Palestine's legal system is a fine mess.
On the West Bank, the laws are a mixture of Jordanian, British, and a few statutes going all the way back to Ottoman times. Over in Gaza, it's similar, but some of the laws are different (because Gaza was never under Jordanian administration).
There are huge holes in the legal system. To give one example, Palestine completely lacks a bankruptcy law. A company goes bankrupt: who gets its assets? Owners, managers, employees? The bank it owes money to? Creditors? The tax authorities? Nobody knows. And this is no small thing; banks, for instance, hate lending money when they suspect the owner might be able to repudiate the debt through bankruptcy, even if the bank has taken the precaution of securing a mortgage or other collateral.
Then there are laws that combine with other laws to give ludicrous results. There's a provision in the labor code that gives severance pay: one month for every year you've worked for that employer. But then there's another law that defines "severance" so broadly that it even includes firing for incompetence or theft. Caught your accountant stealing? You can fire him, but you still have to give him that severance pay. (Employers get around this by hiring people for eleven months, firing them, and then hiring them again.)
There's all sorts of stuff like this. It doesn't contribute to an attractive investment environment.
Palestine had exactly one decade to sort this out: from 1996, when the Palestinian Legislative Council (PLC) first convened, to 2006, when the PLC shattered under the Hamas-Fatah conflict. Unfortunately, fixing the legal system was not a high priority. They did get some stuff done -- passed a decent company law, amended the civil code -- but they were just coming to grips with the problem in the early years of this decade. Then they had elections and, boom.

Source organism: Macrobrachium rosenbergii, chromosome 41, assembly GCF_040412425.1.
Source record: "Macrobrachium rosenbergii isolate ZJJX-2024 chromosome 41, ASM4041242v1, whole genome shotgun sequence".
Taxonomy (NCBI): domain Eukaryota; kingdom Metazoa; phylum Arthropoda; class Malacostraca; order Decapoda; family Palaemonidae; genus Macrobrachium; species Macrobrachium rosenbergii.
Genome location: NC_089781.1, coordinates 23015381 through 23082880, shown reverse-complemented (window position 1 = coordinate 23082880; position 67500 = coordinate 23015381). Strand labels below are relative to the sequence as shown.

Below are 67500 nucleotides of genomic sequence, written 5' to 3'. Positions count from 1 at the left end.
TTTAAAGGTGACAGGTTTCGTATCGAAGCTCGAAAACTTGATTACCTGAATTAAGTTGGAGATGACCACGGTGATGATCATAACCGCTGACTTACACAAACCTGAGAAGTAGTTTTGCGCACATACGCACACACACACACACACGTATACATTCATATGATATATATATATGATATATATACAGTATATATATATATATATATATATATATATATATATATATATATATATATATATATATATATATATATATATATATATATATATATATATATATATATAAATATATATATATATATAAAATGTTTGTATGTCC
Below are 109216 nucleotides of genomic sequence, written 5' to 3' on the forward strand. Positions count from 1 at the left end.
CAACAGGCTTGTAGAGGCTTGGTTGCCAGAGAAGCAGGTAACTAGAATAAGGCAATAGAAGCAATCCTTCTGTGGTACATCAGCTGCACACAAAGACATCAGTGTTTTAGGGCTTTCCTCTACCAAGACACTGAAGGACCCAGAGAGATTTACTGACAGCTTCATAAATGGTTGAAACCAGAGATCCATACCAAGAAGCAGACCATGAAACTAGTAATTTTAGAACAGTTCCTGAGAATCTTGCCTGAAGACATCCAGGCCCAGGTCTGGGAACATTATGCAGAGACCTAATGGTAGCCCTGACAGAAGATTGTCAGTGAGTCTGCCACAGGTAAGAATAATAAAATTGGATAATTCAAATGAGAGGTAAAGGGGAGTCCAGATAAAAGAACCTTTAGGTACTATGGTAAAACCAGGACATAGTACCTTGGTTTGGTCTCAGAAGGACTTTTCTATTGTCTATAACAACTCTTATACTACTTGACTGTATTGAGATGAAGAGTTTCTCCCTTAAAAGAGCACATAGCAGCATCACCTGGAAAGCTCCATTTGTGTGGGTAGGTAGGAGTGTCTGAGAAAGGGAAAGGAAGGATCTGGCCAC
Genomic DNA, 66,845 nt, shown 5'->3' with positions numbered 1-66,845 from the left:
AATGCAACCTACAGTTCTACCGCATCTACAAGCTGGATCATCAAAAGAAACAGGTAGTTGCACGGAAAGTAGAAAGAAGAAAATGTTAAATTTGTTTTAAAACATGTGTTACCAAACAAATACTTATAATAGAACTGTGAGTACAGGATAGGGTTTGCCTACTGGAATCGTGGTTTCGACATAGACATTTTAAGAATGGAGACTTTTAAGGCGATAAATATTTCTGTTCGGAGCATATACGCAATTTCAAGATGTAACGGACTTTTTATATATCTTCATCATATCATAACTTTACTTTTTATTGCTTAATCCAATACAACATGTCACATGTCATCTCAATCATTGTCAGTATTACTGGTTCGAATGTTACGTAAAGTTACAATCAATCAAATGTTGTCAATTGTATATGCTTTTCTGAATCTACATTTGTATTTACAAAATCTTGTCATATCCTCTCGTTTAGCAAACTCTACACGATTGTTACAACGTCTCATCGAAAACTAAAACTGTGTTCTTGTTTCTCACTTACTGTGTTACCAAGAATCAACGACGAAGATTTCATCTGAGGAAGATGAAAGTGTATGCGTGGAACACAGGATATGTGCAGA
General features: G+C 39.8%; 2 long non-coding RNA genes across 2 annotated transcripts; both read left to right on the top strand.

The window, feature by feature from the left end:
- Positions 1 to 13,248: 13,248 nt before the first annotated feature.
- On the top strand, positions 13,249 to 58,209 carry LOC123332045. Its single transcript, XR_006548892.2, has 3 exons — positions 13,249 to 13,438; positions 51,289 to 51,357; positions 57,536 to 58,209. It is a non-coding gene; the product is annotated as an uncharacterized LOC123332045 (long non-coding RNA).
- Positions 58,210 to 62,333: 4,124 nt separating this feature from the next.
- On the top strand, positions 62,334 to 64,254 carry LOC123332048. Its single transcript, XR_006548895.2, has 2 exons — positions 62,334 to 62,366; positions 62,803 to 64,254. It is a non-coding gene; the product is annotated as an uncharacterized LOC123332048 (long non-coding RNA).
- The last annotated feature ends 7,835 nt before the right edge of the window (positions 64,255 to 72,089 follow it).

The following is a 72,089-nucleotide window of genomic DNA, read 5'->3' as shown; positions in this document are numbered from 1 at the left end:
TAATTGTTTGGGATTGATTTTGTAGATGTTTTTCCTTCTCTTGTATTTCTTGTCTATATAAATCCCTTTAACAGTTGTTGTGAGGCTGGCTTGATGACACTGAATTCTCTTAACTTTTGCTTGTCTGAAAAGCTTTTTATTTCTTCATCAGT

-- The election thing deserves a little expansion. See, in 2006 there hadn't been legislative elections for years, and they were overdue. By this time Hamas -- the Islamist party that's more hardline against Israel -- had become pretty powerful, especially over in Gaza. Fatah -- the very corrupt ruling party that had dominated Palestinian politics since forever -- had put off holding elections because it was afraid Hamas would do well, but by 2006 the pressure was becoming irresistable, not only from inside Palestine but from without. The United States, in particular, was still dreaming of an "Arab Spring" in which democracy would sweep across the Middle East. So the Bush administration was pushing pretty hard for elections.
Shortly before the elections -- N.B., I am simplifying the hell out of a complicated story; bear with me -- shortly before the elections, Israel announced that it wouldn't allow voting in East Jerusalem, because it considered Hamas a terrorist organization and didn't accept its legitimacy. Fatah seized on this as an excuse for cancelling the whole election. In a beautiful moment of perfect harmony, Israel and the Palestinian government (still run by Fatah) mutually agreed that, alas, there could be no elections just now...